Redefining Water Infrastructure for the 21st Century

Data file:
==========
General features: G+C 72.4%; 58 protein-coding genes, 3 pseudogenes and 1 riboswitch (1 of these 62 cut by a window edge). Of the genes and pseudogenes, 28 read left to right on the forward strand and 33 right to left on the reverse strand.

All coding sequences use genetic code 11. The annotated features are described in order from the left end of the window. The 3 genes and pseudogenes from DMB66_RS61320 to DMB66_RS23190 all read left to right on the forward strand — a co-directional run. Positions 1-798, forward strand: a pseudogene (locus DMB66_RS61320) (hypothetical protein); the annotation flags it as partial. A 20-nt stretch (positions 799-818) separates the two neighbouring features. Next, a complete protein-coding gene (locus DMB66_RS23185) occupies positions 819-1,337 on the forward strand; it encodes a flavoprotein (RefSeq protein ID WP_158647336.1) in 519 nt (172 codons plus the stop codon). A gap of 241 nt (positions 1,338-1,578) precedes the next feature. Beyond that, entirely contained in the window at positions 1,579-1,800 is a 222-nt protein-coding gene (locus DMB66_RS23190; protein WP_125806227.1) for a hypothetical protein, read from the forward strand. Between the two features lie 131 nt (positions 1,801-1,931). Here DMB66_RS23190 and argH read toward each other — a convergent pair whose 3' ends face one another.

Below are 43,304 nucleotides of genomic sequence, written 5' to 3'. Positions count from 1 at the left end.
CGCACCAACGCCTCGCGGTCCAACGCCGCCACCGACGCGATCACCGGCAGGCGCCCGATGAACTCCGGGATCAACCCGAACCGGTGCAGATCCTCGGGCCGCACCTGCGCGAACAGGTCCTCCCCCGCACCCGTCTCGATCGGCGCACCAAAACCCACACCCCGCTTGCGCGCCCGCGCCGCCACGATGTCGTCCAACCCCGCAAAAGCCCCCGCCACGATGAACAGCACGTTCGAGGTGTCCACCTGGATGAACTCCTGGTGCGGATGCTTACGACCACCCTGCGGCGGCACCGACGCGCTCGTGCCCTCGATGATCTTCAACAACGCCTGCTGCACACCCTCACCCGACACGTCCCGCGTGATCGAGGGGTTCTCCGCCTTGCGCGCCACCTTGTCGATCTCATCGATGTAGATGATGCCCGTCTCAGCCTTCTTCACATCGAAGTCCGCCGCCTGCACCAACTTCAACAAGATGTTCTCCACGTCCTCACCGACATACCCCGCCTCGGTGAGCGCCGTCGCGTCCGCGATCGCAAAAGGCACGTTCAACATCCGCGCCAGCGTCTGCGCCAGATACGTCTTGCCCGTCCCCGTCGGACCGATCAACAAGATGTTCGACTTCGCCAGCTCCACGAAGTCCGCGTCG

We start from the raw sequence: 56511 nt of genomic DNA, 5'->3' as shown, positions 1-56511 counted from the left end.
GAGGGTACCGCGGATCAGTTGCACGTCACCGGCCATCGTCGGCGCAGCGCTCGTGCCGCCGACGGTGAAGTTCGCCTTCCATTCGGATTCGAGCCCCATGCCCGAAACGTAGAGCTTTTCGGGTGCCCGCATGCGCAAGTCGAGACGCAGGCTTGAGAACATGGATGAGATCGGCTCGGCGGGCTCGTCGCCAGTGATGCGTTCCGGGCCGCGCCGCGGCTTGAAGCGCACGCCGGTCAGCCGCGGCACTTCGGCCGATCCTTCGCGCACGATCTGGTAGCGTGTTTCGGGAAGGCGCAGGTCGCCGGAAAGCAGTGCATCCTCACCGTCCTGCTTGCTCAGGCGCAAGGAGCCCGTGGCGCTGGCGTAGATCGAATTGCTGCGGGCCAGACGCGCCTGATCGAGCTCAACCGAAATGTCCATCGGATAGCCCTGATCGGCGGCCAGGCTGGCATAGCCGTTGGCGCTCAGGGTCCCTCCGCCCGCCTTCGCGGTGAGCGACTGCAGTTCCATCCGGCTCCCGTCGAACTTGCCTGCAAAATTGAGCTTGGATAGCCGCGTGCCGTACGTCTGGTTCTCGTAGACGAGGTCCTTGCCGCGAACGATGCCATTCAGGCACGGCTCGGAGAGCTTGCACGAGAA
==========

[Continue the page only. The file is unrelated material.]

Most of us think of water and wastewater infrastructure as consisting of big pipes, treatment plants and reservoirs. Few of us recognize the importance of our natural infrastructure — the forests, wetlands, flood plains and grassy, permeable landscapes, which filter and purify water for humans, provide habitat for fish and wildlife, and mitigate hot summers in city and town. Our natural landscape provides us with the most cost-effective and efficient system for recycling, reusing and filtering water.[IMGCAP(1)]We do not adequately recognize landscapes and natural resources as critical components of our water infrastructure in this nation. Further, we’ve long viewed water as a bulk commodity apart from a complex system of management, information and financing that delivers it to our taps and faucets.This way of thinking has to change. Our infrastructure is aging. We pay relatively low water rates, which fail to cover the full value or cost of clean and safe water. We are losing more undeveloped land each year along with its trees, shrubs and grasses and are replacing it with impervious surfaces — roofs, roads, parking lots — that allow pollution to be carried off into our waters. We find ourselves in a changing climate, whatever the cause, bringing with it chaotic weather patterns including droughts in some places and greater precipitation and polluted runoff in others.This week, the House Transportation and Infrastructure Committee will begin a series of hearings looking at the need for increased investment in water and wastewater infrastructure. Meanwhile, another group of leaders, experts and stakeholders, this writer among them, is endeavoring to redefine the concept of sustainable water infrastructure and outline a new template for effective management of water utilities. Our group, convened under the auspices of The Aspen Institute’s Dialogue on Sustainable Water Infrastructure in the United States, has identified a sustainable path forward to meet the challenges to improved water quality in the 21st century.Our redefinition is a movement toward a much more holistic view of the water delivery system in this country. As water utilities and government entities around the country look at improving, upgrading, and replacing hard structures and built infrastructure, we urge them to recognize the protection and restoration of the natural watershed as a critical way to improve water delivery in this nation. We also urge them to utilize emerging small-scale water technologies and management solutions that conserve water and energy on both the treatment side and the consumer side.We are also urging national leaders to consider the natural water cycle when considering water infrastructure costs and improvements. Thinking about the way water moves through plants and soil and air, as opposed to gutters and drains and concrete, and in turn adopting green and low-impact development techniques, such as urban reforestation programs and green-roof and rain-garden projects, can ensure reliability and resilience of our water resources.Additionally, water and wastewater utilities must lead in building the necessary partnerships, among public, private, and nonprofit sectors, to implement integrated water resources planning and management, excelling at transparency in governance and operation, public outreach and consultation, asset and workforce management, and adaptation to and mitigation of climate change.Utility and system managers, governing boards, and regulators must also ensure that the price of water services fairly reflects their full value to human health and the environment and recovers the cost of maintaining, operating and replacing this invaluable infrastructure. They must address the needs of low-income customers through equitable rate design and, where necessary, direct subsidies.Small systems present a unique challenge for federal and state agencies. Of the approximately 53,000 community water suppliers in America, 8 percent serve 82 percent of our population. Smaller entities should consider low-cost loans, consolidation, regionalization and centralized financial and management systems.We also believe that the federal government’s role is to make strategic investments in new green and low-impact development approaches; water and energy efficiency; climate change adaptation; assistance to low-income or distressed customers; and research, development and demonstration projects for integrated watershed management.Overall, there are many ways to view water infrastructure holistically and sustainably — in fact, our group identified 20 abiding principles of environmental, economic, and social sustainability in water infrastructure — but regardless of the exact route, we return to this central thought: Utilities need to lead and manage this redefined infrastructure, again, on a watershed basis. By concentrating on how water cycles through watersheds, and by implementing practices that better protect freshwater resources, it will be easier and ultimately less expensive to treat and deliver clean and safe water.G. Tracy Mehan III, a participant in The Aspen Institute’s Dialogue on Sustainable Water Infrastructure in the U.S., was assistant administrator for water at the Environmental Protection Agency and is currently a principal with The Cadmus Group Inc., an environmental consulting firm in Arlington, Va. A copy of this report can be accessed here.